WORKSHOPS & TRAININGS
The events listed below all take place on Thursday, February 27
and Sunday, March 1, 2020. They are perfect ways to start or
deepen your personal mindfulness practice or receive training in
how to implement mindfulness practices or a specific
mindfulness-based SEL curriculum in your classroom.
Lunch is included only for those attending a full-day workshop OR
both a morning and afternoon workshop.
You'll need to choose your workshop choice at the time of registration.
Register by February 24. No onsite registration.
No group rates. No refunds, but contact us for ticket transfers.
SCHEDULE SUBJECT TO CHANGE: Workshops that do not meet a minimum of 15 registrants by Jan 1 will be canceled and registrants will have the option of a refund or transfer to another workshop.
A special thanks to DuPage Regional Office of Education for partnering with us to get attendees 6 CPDUs/CEUs for each day.
Note: we are not giving credits for half days, but only for those who attend 8:30-3:45. Non-IL attendees should check that their state accepts them as a provider. Attendees wanting units must sign in and out each day and also complete an evaluation form each day.
Click title or scroll down to learn more about each. Ticket prices and workshop times vary. Several were canceled due to low enrollment.
Thursday morning choices:
Thursday afternoon choices:
Thursday all-day choice:
Sunday all-day choices:
Mindfulness Practices for Exploring Racial Identity and Systemic Whiteness (ALL)
Sally Albright Green
Grace Helms Kotre
At the core of racial inequality is whiteness, a system of harm that is deeply embedded in our society. As educators, it’s imperative that we actively explore our racial identities to understand the dynamics of “whiteness” and its impact in our classrooms. This experiential workshop will include personal reflection, intergroup dialogue, compassion practices, and guided meditations to empower us in this difficult work. Join us to practice presence and cultivate wholeness as we confront our habitual tendencies and begin to fully engage in critically important conversations about race.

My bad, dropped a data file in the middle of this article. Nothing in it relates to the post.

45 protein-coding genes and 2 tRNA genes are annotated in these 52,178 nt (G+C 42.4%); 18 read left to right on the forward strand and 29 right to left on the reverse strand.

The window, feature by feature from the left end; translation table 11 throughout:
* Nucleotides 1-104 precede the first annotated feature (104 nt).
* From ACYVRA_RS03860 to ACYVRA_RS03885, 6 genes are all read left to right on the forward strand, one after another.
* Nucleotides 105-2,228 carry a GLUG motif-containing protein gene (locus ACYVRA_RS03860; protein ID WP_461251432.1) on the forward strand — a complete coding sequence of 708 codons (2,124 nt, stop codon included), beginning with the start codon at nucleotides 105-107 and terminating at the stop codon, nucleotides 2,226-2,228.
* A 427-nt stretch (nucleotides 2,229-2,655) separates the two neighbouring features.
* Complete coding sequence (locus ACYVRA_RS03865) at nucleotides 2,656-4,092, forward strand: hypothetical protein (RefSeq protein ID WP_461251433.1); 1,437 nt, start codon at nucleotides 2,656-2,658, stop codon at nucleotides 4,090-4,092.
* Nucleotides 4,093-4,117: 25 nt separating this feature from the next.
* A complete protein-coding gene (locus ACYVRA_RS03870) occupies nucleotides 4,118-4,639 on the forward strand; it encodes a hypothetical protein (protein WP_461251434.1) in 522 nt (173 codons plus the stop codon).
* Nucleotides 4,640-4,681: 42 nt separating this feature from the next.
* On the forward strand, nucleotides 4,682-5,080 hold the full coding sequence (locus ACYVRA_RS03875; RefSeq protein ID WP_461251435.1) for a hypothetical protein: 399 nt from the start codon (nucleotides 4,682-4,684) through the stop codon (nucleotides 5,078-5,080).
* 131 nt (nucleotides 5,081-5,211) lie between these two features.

Our president Tovi Scruggs-Hussein will share this workshop's facilitation to support the presenters and participants in this deep dive workshop.
Sally Albright Green is a teacher, teacher coach, and mindfulness practitioner and trainer. She has her MEd in Curriculum and instruction, and is a Certified Teacher Evaluator in the state of Illinois. She spent fourteen years teaching 8th grade ELA in a large ethnically diverse middle school, and is now a Teaching and Learning Coach at a K-5 Title 1 school in suburban Chicago. She began studying her racial identity almost twenty years ago, and has worked to incorporate her sensitivities about race into her day to day life in and out of school. Sally understands the idea that teachers and students will thrive, when stakeholders buy in to and correct the impact systemic whiteness has on curriculum, grading practices, and classroom climates all over the country.
Grace Helms Kotre, MSW, is a Certified Mindfulness Instructor and Social Justice Educator. As the founder of Power to Be, LLC, she offers trainings and presentations on using mindfulness as a tool for personal healing and equity-based social change. Grace has a background in community social work and human ecology, and she has been committed to a daily meditation practice for over 10 years. As a white woman, Grace is continually in the work of understanding her own internalized white racial identity, white dominant culture, and racism. Grace’s passion for facilitating inner transformation and social change through contemplative practice inform her life and work.
Looking Through the Eyes of Trauma: Using Mind-Body Interventions (ALL)